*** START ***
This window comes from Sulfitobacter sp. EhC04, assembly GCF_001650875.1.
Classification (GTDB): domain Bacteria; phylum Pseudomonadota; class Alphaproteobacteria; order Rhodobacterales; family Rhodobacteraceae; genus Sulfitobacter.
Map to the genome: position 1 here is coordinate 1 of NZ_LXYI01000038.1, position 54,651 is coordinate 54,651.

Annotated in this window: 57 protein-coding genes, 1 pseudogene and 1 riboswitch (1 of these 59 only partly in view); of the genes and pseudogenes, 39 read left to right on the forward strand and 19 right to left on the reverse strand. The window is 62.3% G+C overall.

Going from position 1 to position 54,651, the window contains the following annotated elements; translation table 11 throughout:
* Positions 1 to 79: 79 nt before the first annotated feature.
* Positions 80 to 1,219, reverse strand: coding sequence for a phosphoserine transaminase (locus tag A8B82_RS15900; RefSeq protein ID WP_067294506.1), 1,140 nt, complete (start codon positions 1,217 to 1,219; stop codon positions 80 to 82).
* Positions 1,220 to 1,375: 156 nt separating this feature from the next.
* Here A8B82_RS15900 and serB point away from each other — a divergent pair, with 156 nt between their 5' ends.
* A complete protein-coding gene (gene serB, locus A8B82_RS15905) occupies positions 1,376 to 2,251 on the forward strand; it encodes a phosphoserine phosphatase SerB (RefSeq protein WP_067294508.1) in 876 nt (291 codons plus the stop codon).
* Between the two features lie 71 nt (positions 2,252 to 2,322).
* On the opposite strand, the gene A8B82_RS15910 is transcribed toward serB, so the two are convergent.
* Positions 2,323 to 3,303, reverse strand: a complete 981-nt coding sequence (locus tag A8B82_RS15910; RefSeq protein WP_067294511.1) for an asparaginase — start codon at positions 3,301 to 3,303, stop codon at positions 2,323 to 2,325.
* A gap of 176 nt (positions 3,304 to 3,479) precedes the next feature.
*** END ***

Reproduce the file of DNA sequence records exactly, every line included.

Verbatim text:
This window comes from Sulfitobacter sp. EhC04, assembly GCF_001650875.1.
Classification (GTDB): domain Bacteria; phylum Pseudomonadota; class Alphaproteobacteria; order Rhodobacterales; family Rhodobacteraceae; genus Sulfitobacter.
Map to the genome: position 1 here is coordinate 1 of NZ_LXYI01000038.1, position 54,651 is coordinate 54,651.

Annotated in this window: 57 protein-coding genes, 1 pseudogene and 1 riboswitch (1 of these 59 only partly in view); of the genes and pseudogenes, 39 read left to right on the forward strand and 19 right to left on the reverse strand. The window is 62.3% G+C overall.

Going from position 1 to position 54,651, the window contains the following annotated elements; translation table 11 throughout:
* Positions 1 to 79: 79 nt before the first annotated feature.
* Positions 80 to 1,219, reverse strand: coding sequence for a phosphoserine transaminase (locus tag A8B82_RS15900; RefSeq protein ID WP_067294506.1), 1,140 nt, complete (start codon positions 1,217 to 1,219; stop codon positions 80 to 82).
* Positions 1,220 to 1,375: 156 nt separating this feature from the next.
* Here A8B82_RS15900 and serB point away from each other — a divergent pair, with 156 nt between their 5' ends.
* A complete protein-coding gene (gene serB, locus A8B82_RS15905) occupies positions 1,376 to 2,251 on the forward strand; it encodes a phosphoserine phosphatase SerB (RefSeq protein WP_067294508.1) in 876 nt (291 codons plus the stop codon).
* Between the two features lie 71 nt (positions 2,252 to 2,322).
* On the opposite strand, the gene A8B82_RS15910 is transcribed toward serB, so the two are convergent.
* Positions 2,323 to 3,303, reverse strand: a complete 981-nt coding sequence (locus tag A8B82_RS15910; RefSeq protein WP_067294511.1) for an asparaginase — start codon at positions 3,301 to 3,303, stop codon at positions 2,323 to 2,325.
* A gap of 176 nt (positions 3,304 to 3,479) precedes the next feature.